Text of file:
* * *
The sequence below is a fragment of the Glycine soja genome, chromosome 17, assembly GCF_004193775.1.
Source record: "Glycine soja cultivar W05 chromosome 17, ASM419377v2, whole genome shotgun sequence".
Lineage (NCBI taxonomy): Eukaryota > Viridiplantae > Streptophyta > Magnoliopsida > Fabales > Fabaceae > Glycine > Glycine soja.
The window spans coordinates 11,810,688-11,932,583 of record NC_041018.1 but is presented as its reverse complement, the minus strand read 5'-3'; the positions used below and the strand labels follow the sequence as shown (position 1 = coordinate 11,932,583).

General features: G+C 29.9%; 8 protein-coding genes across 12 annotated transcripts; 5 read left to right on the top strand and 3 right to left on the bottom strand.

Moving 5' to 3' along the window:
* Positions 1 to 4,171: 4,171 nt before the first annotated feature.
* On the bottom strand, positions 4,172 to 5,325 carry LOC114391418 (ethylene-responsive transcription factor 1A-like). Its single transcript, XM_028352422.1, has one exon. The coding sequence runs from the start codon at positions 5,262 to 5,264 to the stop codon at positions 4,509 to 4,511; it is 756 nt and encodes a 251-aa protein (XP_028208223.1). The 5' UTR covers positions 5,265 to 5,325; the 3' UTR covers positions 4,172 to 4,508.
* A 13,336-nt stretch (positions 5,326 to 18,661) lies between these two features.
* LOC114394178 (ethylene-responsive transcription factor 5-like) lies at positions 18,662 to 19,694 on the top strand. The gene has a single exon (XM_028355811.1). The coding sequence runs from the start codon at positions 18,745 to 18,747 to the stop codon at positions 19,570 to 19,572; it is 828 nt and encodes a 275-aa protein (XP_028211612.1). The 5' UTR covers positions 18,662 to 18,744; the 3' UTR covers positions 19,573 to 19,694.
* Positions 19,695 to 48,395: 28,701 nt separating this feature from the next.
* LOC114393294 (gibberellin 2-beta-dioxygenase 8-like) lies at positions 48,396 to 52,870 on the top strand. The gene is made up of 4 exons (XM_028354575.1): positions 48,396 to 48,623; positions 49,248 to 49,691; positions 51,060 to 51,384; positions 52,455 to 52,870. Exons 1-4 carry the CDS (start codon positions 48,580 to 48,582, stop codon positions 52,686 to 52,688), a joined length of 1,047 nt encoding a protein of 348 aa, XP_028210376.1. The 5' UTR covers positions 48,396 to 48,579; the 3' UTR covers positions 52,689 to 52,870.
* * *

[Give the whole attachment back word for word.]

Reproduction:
The sequence below is a fragment of the Glycine soja genome, chromosome 17, assembly GCF_004193775.1.
Source record: "Glycine soja cultivar W05 chromosome 17, ASM419377v2, whole genome shotgun sequence".
Lineage (NCBI taxonomy): Eukaryota > Viridiplantae > Streptophyta > Magnoliopsida > Fabales > Fabaceae > Glycine > Glycine soja.
The window spans coordinates 11,810,688-11,932,583 of record NC_041018.1 but is presented as its reverse complement, the minus strand read 5'-3'; the positions used below and the strand labels follow the sequence as shown (position 1 = coordinate 11,932,583).

General features: G+C 29.9%; 8 protein-coding genes across 12 annotated transcripts; 5 read left to right on the top strand and 3 right to left on the bottom strand.

Moving 5' to 3' along the window:
* Positions 1 to 4,171: 4,171 nt before the first annotated feature.
* On the bottom strand, positions 4,172 to 5,325 carry LOC114391418 (ethylene-responsive transcription factor 1A-like). Its single transcript, XM_028352422.1, has one exon. The coding sequence runs from the start codon at positions 5,262 to 5,264 to the stop codon at positions 4,509 to 4,511; it is 756 nt and encodes a 251-aa protein (XP_028208223.1). The 5' UTR covers positions 5,265 to 5,325; the 3' UTR covers positions 4,172 to 4,508.
* A 13,336-nt stretch (positions 5,326 to 18,661) lies between these two features.
* LOC114394178 (ethylene-responsive transcription factor 5-like) lies at positions 18,662 to 19,694 on the top strand. The gene has a single exon (XM_028355811.1). The coding sequence runs from the start codon at positions 18,745 to 18,747 to the stop codon at positions 19,570 to 19,572; it is 828 nt and encodes a 275-aa protein (XP_028211612.1). The 5' UTR covers positions 18,662 to 18,744; the 3' UTR covers positions 19,573 to 19,694.
* Positions 19,695 to 48,395: 28,701 nt separating this feature from the next.
* LOC114393294 (gibberellin 2-beta-dioxygenase 8-like) lies at positions 48,396 to 52,870 on the top strand. The gene is made up of 4 exons (XM_028354575.1): positions 48,396 to 48,623; positions 49,248 to 49,691; positions 51,060 to 51,384; positions 52,455 to 52,870. Exons 1-4 carry the CDS (start codon positions 48,580 to 48,582, stop codon positions 52,686 to 52,688), a joined length of 1,047 nt encoding a protein of 348 aa, XP_028210376.1. The 5' UTR covers positions 48,396 to 48,579; the 3' UTR covers positions 52,689 to 52,870.